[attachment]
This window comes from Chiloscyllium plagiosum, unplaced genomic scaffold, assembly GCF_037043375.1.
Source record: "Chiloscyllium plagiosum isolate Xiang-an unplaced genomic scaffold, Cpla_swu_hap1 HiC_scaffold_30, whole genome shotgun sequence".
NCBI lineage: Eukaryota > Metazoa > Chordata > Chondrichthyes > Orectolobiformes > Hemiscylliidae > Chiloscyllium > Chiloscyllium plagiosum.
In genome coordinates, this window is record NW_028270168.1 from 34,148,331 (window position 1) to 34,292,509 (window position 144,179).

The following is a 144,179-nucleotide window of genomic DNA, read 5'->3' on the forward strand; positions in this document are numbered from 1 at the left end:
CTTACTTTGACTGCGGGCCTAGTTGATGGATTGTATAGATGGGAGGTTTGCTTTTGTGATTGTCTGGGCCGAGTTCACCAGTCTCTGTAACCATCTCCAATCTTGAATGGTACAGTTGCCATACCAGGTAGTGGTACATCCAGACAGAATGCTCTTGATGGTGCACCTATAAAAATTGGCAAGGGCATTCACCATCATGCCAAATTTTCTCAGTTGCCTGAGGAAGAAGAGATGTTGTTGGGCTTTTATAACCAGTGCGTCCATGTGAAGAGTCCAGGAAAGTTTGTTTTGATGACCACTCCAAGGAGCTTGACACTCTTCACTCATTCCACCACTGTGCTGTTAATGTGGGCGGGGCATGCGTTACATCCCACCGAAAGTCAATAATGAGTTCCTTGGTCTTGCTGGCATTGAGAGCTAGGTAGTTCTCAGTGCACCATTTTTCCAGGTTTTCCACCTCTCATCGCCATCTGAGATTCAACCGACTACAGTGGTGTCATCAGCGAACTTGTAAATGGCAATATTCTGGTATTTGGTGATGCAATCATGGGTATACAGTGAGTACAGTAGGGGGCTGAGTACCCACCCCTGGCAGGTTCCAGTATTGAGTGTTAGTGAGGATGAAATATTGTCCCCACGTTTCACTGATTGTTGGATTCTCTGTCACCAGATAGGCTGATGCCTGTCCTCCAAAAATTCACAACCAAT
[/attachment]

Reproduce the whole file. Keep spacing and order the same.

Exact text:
This window comes from Chiloscyllium plagiosum, unplaced genomic scaffold, assembly GCF_037043375.1.
Source record: "Chiloscyllium plagiosum isolate Xiang-an unplaced genomic scaffold, Cpla_swu_hap1 HiC_scaffold_30, whole genome shotgun sequence".
NCBI lineage: Eukaryota > Metazoa > Chordata > Chondrichthyes > Orectolobiformes > Hemiscylliidae > Chiloscyllium > Chiloscyllium plagiosum.
In genome coordinates, this window is record NW_028270168.1 from 34,148,331 (window position 1) to 34,292,509 (window position 144,179).

The following is a 144,179-nucleotide window of genomic DNA, read 5'->3' on the forward strand; positions in this document are numbered from 1 at the left end:
CTTACTTTGACTGCGGGCCTAGTTGATGGATTGTATAGATGGGAGGTTTGCTTTTGTGATTGTCTGGGCCGAGTTCACCAGTCTCTGTAACCATCTCCAATCTTGAATGGTACAGTTGCCATACCAGGTAGTGGTACATCCAGACAGAATGCTCTTGATGGTGCACCTATAAAAATTGGCAAGGGCATTCACCATCATGCCAAATTTTCTCAGTTGCCTGAGGAAGAAGAGATGTTGTTGGGCTTTTATAACCAGTGCGTCCATGTGAAGAGTCCAGGAAAGTTTGTTTTGATGACCACTCCAAGGAGCTTGACACTCTTCACTCATTCCACCACTGTGCTGTTAATGTGGGCGGGGCATGCGTTACATCCCACCGAAAGTCAATAATGAGTTCCTTGGTCTTGCTGGCATTGAGAGCTAGGTAGTTCTCAGTGCACCATTTTTCCAGGTTTTCCACCTCTCATCGCCATCTGAGATTCAACCGACTACAGTGGTGTCATCAGCGAACTTGTAAATGGCAATATTCTGGTATTTGGTGATGCAATCATGGGTATACAGTGAGTACAGTAGGGGGCTGAGTACCCACCCCTGGCAGGTTCCAGTATTGAGTGTTAGTGAGGATGAAATATTGTCCCCACGTTTCACTGATTGTTGGATTCTCTGTCACCAGATAGGCTGATGCCTGTCCTCCAAAAATTCACAACCAAT